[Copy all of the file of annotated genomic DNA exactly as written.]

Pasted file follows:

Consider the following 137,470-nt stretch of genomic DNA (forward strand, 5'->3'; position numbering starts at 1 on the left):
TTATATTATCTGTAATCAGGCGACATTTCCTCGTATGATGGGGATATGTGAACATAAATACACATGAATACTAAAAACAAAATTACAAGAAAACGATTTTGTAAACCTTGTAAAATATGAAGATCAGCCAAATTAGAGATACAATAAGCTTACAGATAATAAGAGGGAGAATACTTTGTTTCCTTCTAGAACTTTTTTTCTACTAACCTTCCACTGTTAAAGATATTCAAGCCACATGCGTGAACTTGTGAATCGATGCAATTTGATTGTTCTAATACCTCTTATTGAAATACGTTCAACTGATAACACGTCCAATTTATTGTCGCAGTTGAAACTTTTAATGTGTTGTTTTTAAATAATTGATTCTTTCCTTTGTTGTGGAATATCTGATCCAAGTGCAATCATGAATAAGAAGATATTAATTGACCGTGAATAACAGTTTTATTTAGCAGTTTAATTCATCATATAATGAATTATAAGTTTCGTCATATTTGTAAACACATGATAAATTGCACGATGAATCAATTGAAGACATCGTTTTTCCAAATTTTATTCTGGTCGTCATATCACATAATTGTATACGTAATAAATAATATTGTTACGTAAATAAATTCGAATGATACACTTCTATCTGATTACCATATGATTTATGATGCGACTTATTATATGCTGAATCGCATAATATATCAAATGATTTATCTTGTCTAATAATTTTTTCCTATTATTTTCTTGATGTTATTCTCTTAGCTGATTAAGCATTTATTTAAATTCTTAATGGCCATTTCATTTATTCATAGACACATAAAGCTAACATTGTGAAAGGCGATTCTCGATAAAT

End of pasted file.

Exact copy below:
Consider the following 137,470-nt stretch of genomic DNA (forward strand, 5'->3'; position numbering starts at 1 on the left):
TTATATTATCTGTAATCAGGCGACATTTCCTCGTATGATGGGGATATGTGAACATAAATACACATGAATACTAAAAACAAAATTACAAGAAAACGATTTTGTAAACCTTGTAAAATATGAAGATCAGCCAAATTAGAGATACAATAAGCTTACAGATAATAAGAGGGAGAATACTTTGTTTCCTTCTAGAACTTTTTTTCTACTAACCTTCCACTGTTAAAGATATTCAAGCCACATGCGTGAACTTGTGAATCGATGCAATTTGATTGTTCTAATACCTCTTATTGAAATACGTTCAACTGATAACACGTCCAATTTATTGTCGCAGTTGAAACTTTTAATGTGTTGTTTTTAAATAATTGATTCTTTCCTTTGTTGTGGAATATCTGATCCAAGTGCAATCATGAATAAGAAGATATTAATTGACCGTGAATAACAGTTTTATTTAGCAGTTTAATTCATCATATAATGAATTATAAGTTTCGTCATATTTGTAAACACATGATAAATTGCACGATGAATCAATTGAAGACATCGTTTTTCCAAATTTTATTCTGGTCGTCATATCACATAATTGTATACGTAATAAATAATATTGTTACGTAAATAAATTCGAATGATACACTTCTATCTGATTACCATATGATTTATGATGCGACTTATTATATGCTGAATCGCATAATATATCAAATGATTTATCTTGTCTAATAATTTTTTCCTATTATTTTCTTGATGTTATTCTCTTAGCTGATTAAGCATTTATTTAAATTCTTAATGGCCATTTCATTTATTCATAGACACATAAAGCTAACATTGTGAAAGGCGATTCTCGATAAAT